4The enclosed copy of a letter from Heath to Col. Eyre Massey, dated 15 April at Boston, reads: “Some time in the last Autumn Mr Daniel Heister Junr an Inhabitant of the State of Pennsylvania, a Gentleman of good family & fortune, having a Brother-in-law one Jonathan Hager, unfortunately made a prisoner of War at the reduction of fort Washington and afterwards sent to Halifax, from principles of affection and friendship was led to sollicit of the Board of War proper credentials and a pass port, and on the 18th of September obtained of the Council here permission to go in a Cartel to Halifax for the purpose of effecting if possible an exchange for his said Brother-in-law, or to settle with him some private business of great importance to the family. But I am informed that upon his arrival at Halifax he, the said Heister, notwithstanding his being under the sanction of a flag, was seized as a Spy, his papers and effects taken from him and he closely confined. A proceedure so extraordinary being a violation of the Law of Nations, and contrary to the invariable usage and practice heretofore observed between the Armies of the United States of America and the King of Great Britain, as a duty to my situation and in obedience to express orders received from His Excellency Genl Washington, I do hereby remonstrate against such an unjustifiable proceedure, and demand the immediate release and return of the said Daniel Heister Junr with his papers & effects together with a proper compensation for, and the reason of his detention, and will not doubt your readiness to see strict justice done” (DLC:GW).

The copy of Massey’s reply, dated 22 April at Halifax, reads: “I received your very unpolite Letter, dated the 15th of April from your Head Quarters at Boston; which letter, I shewed to the Lieut. Governor, who I prayed would answer it, he says, it is filled with falsehoods.

“I must now tell You, Sir, I never before heard of such a Man as Heister; therefore your attack on me for a breach of faith is the more unkind. But to be plain with you, Sir, if the fate of War should occasion us to meet I will give you every proof. I know nothing of your United States, but to oblige them to be under the same Glorious laws; prescribed by His Majesty King George” (DLC:GW).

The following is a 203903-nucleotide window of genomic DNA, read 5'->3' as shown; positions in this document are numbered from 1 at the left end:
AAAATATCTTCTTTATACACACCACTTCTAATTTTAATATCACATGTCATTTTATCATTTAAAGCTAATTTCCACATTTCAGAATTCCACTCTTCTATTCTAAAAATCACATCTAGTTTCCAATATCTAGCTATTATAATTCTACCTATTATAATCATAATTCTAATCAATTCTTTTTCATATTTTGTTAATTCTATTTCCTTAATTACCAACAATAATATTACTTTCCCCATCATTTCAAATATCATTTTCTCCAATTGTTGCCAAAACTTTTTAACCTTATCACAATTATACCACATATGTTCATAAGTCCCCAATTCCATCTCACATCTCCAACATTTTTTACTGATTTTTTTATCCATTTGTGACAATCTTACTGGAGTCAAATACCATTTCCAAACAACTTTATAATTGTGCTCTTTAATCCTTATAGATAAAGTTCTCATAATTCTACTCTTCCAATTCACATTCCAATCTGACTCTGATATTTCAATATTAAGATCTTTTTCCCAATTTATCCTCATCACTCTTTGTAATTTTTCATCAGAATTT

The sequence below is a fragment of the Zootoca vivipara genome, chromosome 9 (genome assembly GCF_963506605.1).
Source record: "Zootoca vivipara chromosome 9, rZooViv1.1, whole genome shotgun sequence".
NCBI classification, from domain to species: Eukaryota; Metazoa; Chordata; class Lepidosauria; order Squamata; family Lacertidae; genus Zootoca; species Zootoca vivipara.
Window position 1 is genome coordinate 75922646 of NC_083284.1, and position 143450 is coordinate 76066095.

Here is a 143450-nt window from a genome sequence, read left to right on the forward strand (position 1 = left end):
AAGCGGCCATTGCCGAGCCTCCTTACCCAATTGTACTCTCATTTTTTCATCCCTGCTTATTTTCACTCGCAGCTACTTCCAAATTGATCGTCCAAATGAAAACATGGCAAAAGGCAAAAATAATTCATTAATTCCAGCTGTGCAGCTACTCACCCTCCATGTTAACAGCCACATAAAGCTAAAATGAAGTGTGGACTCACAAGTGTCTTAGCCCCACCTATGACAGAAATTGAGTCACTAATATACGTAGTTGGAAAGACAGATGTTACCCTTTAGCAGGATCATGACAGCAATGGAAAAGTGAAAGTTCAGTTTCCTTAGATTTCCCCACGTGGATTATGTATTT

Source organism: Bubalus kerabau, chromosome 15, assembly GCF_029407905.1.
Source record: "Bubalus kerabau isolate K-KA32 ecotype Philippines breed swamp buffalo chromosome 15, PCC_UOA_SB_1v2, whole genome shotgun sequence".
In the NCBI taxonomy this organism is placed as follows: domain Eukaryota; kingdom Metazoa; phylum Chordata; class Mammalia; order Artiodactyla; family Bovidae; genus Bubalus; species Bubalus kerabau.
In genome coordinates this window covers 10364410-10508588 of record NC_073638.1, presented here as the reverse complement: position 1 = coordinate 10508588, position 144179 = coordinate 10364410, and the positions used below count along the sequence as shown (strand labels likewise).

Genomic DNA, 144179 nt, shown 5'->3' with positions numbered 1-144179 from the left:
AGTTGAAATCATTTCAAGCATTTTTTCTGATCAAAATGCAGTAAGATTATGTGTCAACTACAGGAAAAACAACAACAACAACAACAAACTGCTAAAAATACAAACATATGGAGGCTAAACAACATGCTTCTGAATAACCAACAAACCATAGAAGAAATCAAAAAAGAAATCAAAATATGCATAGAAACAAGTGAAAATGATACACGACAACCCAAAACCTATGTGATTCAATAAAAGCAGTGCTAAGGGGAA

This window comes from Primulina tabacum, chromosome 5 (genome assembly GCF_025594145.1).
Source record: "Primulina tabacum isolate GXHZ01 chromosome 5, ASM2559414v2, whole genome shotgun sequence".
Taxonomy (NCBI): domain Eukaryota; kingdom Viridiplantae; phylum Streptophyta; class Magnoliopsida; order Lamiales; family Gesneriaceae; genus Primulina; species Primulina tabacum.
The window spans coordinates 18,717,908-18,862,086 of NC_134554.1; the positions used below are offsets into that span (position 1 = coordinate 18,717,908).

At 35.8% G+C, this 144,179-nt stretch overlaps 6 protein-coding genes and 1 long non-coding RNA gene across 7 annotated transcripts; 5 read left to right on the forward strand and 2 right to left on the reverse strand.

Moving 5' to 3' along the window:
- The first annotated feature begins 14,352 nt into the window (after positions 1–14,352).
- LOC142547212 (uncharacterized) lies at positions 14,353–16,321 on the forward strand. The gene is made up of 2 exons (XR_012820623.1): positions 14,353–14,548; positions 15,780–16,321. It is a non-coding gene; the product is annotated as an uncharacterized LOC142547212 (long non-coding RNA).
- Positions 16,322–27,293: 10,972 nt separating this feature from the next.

Heath also enclosed an extract of a letter to himself from Samuel Willoe, dated 24 April at Halifax: “I have made enquirey for Mr Heister; he has been gone some months from this Town; but where to I cannot learn; it seems he came in so suspicious a manner, that the Governor had him taken up & examined before the Council; he had a very considerable Sum of money (about £400 Stg) sewed up in his waistcoat & breeches; and his conduct, as I am told, while here, gave very just Reason for his being particularly examined; General Massey I believes writes to you about him” (DLC:GW). Willoe was commissioned an ensign in the 8th Regiment of Foot in January 1761 and earned promotion to lieutenant in November 1768. In 1777 he became secretary with the rank of captain to Maj. Gen. Friedrich von Riedesel, and he was captured at Saratoga in October of that year. Willoe was released on parole in early 1778 and went to Canada, where, except for a brief return to England in the winter of 1780–81, he remained as Riedesel’s secretary until 1783. For more on the Hiester affair, see Horatio Gates to GW, 14 Feb., and GW to Heath, 14 March.

5Winzer (Windsor) Jones served as a private in the 12th Massachusetts Regiment and was appointed an ensign in the 3d Massachusetts Regiment in April 1777. For his letter of resignation and GW’s reply, see GW to Heath, 20 May, n.2.